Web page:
At the same time, I also had another friend who too decided to come to KL for his studies in KDU. We almost traveled there within the same time. We even went to the youth fellowship together as we felt the need of finding the old friends.
And based on all the considerations, after a few weeks of thinking, I went on for the Foundation in Communication course in Taylor's College. However, I did not think further on which industry I should take. I wasn't quite sure what communication is all about, that's why.
July 2008: First Glance
Now, I will be telling you about my fresh self during my first steps on the Peninsular. As a lad from a smaller town, I wouldn't be surprised to find myself in a larger city, as I'd been to places like Kota Kinabalu before.
One of the most worrying thoughts was usually, "How are the people in West Malaysia?" My experiences with some West Malaysian lads during the National Service days weren't a nice one. As what sociologists said, "territorial discrimination" exists around us. Certain local friends who had stepped foot in KL, as well as some elderly individuals did told me to be wary of them, for they are ruder and less-mannered. And this East Malaysian perception of certain "Malayan" people who still assume that we still live on tress also did bother me a lot.
Don't let the above paragraph provoke you, folks, that was me during Day 1 in KL. I am already thinking differently about the people here today. The people here are suffering under a more stressful and materialistic environment, where everyone is participating in a rat race with quicker pace. Massive traffic jams occur every morning as everybody rushes to work, while people with jobs from various corporations and big shot players are pressured to run in their hamster wheels day by day. It is therefore common to listen to foul language, vehicle honks, and conflicts around a larger city. That is what made them who they are in the eyes of the East Malaysians, who are from smaller but more peaceful cities.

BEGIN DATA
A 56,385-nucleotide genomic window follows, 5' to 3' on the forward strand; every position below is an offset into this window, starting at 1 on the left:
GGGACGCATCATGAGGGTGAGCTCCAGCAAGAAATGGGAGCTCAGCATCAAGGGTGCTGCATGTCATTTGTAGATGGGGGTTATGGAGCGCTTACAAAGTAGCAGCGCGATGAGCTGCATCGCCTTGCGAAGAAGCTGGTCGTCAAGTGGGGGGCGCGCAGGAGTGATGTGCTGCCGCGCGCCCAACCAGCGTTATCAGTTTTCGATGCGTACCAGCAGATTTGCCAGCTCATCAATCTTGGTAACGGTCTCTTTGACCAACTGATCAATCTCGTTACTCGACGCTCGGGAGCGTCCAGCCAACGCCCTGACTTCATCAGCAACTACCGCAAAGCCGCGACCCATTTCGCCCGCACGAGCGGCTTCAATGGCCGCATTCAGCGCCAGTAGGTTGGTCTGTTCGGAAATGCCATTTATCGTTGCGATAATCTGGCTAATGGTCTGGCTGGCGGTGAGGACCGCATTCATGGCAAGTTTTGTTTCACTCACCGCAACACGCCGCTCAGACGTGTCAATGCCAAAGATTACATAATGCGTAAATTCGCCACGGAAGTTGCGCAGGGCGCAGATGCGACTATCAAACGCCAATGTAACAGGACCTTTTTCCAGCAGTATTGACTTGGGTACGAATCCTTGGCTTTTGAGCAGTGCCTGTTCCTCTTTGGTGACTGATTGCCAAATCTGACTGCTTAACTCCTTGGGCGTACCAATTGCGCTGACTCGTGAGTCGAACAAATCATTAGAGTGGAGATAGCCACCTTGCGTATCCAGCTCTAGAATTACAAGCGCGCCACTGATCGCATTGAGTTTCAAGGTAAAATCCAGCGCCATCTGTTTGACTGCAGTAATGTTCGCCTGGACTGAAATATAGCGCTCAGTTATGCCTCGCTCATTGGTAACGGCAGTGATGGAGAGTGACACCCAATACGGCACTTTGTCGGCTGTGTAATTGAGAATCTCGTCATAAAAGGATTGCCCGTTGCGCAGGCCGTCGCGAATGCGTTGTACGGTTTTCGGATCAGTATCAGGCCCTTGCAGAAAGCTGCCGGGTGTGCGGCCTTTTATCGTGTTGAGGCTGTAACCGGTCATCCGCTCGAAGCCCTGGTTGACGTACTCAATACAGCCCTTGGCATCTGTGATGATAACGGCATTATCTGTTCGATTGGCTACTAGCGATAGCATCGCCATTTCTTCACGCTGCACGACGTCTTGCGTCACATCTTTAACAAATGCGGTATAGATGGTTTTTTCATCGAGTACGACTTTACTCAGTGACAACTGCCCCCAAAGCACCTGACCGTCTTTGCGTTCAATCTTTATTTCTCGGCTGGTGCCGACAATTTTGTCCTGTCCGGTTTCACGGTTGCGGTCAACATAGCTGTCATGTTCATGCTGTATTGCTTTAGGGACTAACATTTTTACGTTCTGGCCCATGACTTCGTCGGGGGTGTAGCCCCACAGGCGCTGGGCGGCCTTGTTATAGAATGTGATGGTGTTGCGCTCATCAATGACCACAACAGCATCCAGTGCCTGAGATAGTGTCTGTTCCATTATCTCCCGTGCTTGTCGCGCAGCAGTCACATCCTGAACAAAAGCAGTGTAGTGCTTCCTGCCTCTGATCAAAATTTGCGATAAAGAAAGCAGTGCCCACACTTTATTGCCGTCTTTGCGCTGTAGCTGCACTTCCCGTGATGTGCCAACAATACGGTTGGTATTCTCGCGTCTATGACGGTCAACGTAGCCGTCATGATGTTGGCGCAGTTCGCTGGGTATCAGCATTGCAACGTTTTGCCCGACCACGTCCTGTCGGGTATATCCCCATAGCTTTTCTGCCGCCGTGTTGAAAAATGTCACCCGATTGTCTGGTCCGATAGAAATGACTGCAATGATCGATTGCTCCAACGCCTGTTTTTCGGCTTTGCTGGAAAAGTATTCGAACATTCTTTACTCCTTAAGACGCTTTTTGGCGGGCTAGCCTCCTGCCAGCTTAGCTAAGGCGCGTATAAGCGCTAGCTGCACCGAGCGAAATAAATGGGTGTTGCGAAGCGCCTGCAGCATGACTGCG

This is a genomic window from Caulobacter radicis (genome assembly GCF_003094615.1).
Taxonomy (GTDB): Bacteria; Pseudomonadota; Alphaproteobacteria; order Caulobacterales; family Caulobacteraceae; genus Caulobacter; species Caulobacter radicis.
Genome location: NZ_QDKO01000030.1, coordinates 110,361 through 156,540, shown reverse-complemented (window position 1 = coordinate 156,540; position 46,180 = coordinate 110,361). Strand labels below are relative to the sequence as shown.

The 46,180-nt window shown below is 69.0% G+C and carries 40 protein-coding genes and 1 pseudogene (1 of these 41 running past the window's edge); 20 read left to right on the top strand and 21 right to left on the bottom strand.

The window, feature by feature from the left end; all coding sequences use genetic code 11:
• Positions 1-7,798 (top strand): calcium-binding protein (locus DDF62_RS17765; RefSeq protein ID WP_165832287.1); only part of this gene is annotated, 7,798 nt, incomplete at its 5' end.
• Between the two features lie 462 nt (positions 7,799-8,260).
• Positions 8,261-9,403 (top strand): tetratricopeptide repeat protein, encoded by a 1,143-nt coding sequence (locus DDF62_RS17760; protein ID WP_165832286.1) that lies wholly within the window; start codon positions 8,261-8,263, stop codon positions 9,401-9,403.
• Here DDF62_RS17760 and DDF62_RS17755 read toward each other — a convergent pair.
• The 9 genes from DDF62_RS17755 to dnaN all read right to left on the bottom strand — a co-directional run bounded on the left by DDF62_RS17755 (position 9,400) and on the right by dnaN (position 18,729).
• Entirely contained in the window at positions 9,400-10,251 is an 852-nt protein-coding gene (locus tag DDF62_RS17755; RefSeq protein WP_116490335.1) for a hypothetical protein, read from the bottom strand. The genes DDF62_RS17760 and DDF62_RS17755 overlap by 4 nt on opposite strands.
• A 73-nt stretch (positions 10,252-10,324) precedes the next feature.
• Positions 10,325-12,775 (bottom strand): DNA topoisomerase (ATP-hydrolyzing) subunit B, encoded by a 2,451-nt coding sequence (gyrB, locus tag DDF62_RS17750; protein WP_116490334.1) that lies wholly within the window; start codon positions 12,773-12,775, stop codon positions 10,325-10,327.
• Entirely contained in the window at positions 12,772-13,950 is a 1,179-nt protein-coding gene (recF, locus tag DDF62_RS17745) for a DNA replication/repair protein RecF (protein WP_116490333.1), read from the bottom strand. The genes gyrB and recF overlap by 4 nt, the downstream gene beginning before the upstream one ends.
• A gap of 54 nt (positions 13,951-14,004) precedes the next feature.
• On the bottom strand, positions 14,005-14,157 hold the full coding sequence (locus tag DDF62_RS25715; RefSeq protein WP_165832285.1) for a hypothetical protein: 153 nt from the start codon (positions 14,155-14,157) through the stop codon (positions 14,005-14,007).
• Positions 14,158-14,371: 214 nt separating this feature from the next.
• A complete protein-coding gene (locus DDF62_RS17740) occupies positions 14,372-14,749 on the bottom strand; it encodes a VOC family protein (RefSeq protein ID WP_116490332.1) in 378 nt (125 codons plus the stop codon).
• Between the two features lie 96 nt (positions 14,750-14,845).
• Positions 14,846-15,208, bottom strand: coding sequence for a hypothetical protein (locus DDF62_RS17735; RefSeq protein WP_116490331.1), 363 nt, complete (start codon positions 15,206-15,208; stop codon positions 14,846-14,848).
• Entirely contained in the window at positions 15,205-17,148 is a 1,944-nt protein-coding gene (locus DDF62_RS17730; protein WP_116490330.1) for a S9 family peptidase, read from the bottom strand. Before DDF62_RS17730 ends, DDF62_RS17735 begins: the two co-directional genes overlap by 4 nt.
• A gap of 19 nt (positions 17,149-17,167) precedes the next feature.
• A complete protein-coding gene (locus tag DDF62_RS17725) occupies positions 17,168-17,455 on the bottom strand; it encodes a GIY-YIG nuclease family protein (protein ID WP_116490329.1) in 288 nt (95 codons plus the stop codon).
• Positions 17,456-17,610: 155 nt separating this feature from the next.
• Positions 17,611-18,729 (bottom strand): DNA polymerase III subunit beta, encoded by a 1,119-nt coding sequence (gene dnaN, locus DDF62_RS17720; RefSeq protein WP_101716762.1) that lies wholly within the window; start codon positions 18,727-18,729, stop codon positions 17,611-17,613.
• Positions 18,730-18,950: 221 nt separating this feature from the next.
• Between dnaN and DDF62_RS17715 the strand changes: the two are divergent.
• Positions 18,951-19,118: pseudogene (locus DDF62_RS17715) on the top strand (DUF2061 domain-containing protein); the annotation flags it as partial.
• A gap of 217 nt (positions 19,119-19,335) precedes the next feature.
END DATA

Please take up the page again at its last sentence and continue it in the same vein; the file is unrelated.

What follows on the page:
At the end, they, too are humans, just like us.
I remembered my group of relatives I met in Australia in 2010, where the East Malaysians' side (us) tend to talk about people and relatives, while the West Malaysians' side enjoy talking about business and politics. Not sure if that really reflects a lot about the two demographics.
In fact, I will be sharing to you on who my first friends were during the Foundation days. Those perceptions no longer matter to me anymore, to a certain extent.
July 25, 2008: FICM
I actually arrived a week earlier from the orientation in campus which was located in Leisure Commercial Square (LCS). Back then, in case I was late for an 8 o' clock class, I could just spend around 10 minutes to walk to my classroom and listen to the lecture. Today, it's all by bus.
I stayed in the house of one of my relatives here in Shah Alam. It was located in Kota Kemuning, and for the first time, I am seeing a huge, huge taman, where people could easily go sesat if they don't know the place. I had the first taste of KL's shopping malls by visiting the Subang Parade, KLCC, IKEA/ Ikano Power, The Curve, One Utama and Sunway Pyramid. I even remembered how my mum and I got stuck in Pyramid and KLCC.